UK: The Will Where Everything Went Wrong

Last Updated: 10 October 2017
Article by Paul Hewitt and Alexandra Dix

In Vucicevic v Aleksic, giving a succinct forty-nine paragraph judgment, HHJ Matthews addresses a handwritten will with a range of problems of interpretation, including the obliteration of a legacy and subsequent amendment, as well as issues of validity, capacity and conflicts of law.

Background

Mr Veljko Aleksic was born in Montenegro in the 1920s and moved to England shortly after the Second World War. When he died in 2014, aged 91, he left an estate of around £2.75million, having made a number of successful property and financial investments. He was survived by two siblings and a number of nieces and nephews, all of whom lived in Serbia and Montenegro.

Veljko had made his own will in 2012. After his death it became clear that there were a number of problems. This was not helped by the fact that, as the Judge noted of the will, 'the grammar is faulty, words are often misspelt and punctuation misplaced', although he hastened to add that 'bad English can still make a good will'. The will was signed but only dated '2012'. Before the hearing, one of the witnesses made an affidavit of due execution to confirm that the will had been validly executed. The question of a possible lack of testamentary capacity was resolved by a medical report from Veljko's GP which indicated that, in late 2012, he appeared to have capacity. Veljko's personal representatives applied to the court for rulings on the parts of the will that gave rise to difficulties.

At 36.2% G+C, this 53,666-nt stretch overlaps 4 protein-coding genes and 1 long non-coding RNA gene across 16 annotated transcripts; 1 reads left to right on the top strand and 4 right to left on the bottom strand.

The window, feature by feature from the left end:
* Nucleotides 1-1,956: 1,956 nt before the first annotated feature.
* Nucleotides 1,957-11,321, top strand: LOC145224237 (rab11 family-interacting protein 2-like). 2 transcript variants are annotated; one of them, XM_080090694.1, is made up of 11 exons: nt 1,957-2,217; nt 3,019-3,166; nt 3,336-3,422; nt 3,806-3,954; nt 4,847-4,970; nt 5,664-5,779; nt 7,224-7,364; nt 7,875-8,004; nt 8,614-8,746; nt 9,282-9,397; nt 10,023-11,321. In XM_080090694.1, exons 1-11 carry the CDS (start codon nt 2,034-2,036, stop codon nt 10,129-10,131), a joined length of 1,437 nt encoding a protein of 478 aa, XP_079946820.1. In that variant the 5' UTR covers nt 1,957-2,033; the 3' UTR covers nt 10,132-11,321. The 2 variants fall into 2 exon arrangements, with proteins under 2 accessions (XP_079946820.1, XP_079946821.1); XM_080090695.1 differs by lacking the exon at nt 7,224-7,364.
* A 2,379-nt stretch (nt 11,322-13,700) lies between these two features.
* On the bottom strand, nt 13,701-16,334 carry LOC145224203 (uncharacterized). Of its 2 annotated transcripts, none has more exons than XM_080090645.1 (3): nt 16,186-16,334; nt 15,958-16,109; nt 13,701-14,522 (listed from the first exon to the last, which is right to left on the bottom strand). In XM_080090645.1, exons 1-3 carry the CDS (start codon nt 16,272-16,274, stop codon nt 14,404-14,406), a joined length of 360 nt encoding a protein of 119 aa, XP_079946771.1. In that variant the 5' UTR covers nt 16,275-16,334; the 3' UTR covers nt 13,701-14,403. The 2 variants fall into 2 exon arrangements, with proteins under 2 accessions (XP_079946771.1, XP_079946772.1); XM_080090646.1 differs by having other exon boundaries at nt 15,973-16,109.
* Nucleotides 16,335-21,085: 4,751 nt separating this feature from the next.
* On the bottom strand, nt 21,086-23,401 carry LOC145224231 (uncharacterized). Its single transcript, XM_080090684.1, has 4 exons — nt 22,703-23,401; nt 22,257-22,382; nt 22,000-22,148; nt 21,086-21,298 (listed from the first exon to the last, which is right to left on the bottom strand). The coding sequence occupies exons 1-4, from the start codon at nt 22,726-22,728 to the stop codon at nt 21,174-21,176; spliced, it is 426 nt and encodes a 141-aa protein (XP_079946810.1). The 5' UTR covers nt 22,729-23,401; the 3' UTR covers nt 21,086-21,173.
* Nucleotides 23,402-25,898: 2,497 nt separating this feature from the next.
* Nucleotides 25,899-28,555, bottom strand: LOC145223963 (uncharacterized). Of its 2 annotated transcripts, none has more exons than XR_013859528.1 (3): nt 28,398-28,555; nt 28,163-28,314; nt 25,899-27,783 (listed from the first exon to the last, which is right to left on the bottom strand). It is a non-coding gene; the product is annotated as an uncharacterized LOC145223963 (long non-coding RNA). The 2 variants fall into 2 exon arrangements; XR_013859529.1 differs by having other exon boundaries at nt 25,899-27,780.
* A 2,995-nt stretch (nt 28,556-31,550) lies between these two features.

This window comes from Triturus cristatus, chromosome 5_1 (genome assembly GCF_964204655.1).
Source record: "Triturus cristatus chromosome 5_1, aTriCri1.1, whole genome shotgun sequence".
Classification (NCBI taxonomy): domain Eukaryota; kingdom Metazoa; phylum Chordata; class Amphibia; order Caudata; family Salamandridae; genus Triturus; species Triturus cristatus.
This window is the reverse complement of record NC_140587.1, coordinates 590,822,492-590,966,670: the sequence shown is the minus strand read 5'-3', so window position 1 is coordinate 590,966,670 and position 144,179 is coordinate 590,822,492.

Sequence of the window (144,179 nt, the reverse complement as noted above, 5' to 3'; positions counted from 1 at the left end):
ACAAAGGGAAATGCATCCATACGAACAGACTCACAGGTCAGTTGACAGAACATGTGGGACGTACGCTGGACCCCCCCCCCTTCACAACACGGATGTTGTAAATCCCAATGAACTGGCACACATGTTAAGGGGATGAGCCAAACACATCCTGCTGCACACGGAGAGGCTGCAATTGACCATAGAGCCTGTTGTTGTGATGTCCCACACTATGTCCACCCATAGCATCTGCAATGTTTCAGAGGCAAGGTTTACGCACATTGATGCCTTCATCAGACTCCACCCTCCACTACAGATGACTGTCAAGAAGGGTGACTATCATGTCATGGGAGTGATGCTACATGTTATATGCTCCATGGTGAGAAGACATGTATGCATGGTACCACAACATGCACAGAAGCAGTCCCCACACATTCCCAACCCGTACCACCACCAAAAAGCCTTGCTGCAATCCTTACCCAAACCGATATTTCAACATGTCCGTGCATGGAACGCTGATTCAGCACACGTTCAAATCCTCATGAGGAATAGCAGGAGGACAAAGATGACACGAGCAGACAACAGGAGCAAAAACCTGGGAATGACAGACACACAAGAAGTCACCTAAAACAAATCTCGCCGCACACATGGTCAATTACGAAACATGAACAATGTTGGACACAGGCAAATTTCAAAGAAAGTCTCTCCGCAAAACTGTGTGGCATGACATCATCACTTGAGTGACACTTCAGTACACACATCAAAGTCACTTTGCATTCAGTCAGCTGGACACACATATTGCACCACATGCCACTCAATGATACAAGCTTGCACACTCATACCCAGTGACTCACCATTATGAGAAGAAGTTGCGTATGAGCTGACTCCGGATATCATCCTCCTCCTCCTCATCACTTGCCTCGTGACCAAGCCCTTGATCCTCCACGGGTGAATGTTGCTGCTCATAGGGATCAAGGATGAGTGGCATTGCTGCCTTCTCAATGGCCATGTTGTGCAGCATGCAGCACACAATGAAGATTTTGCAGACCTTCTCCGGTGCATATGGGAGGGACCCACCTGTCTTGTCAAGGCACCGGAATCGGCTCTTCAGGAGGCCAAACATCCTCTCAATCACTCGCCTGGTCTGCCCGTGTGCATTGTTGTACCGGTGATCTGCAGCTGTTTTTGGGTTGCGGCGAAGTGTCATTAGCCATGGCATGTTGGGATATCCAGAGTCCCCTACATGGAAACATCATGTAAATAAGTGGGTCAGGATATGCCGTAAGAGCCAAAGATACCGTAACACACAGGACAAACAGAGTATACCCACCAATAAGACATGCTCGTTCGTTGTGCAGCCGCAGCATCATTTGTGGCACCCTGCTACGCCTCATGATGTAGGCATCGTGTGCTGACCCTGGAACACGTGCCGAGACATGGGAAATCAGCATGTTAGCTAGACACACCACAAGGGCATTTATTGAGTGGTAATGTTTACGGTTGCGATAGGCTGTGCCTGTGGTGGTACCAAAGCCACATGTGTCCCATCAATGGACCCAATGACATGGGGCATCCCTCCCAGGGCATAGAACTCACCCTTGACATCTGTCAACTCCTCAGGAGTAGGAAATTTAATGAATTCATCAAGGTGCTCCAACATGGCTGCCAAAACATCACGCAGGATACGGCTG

£10,000 legacy to Brit Cancer Research

The will included a legacy of £10,000 to 'Brit. Cancer Research'. No such organisation exists.

The personal representatives could find no evidence of a connection between Veljko and any particular cancer charity. Therefore, they applied to the Attorney General's Office for the legacy to be disposed of by Her Majesty under the Royal Sign Manual. The legacy was then divided between a number of cancer research charities. The Royal Sign Manual procedure applies where the will contains a gift to charity, but the identity of the charity is unclear.

Legacy to Alex Dubljevic

The will also included a pecuniary legacy to_ 'Alex Dubljevic in Cardiff (Barrister)'._ However, the amount of the gift had been crossed out, and in its place, a telephone number and_ '£2,000. Two'_ had been handwritten. Alex was an old friend of Veljko and had helped him in the past, for example acting as an interpreter for Veljko when he visited doctors for his cancer treatment.

The personal representatives sought an opinion from a forensic document examiner to try and determine the words that been crossed out. In her report, the examiner was unable to decipher whether the original legacy to Alex was £8,000 or £80,000. She thought that the phrase '£2,000. Two' had been written in a different pen to the rest of the will and had been added after the will had been signed.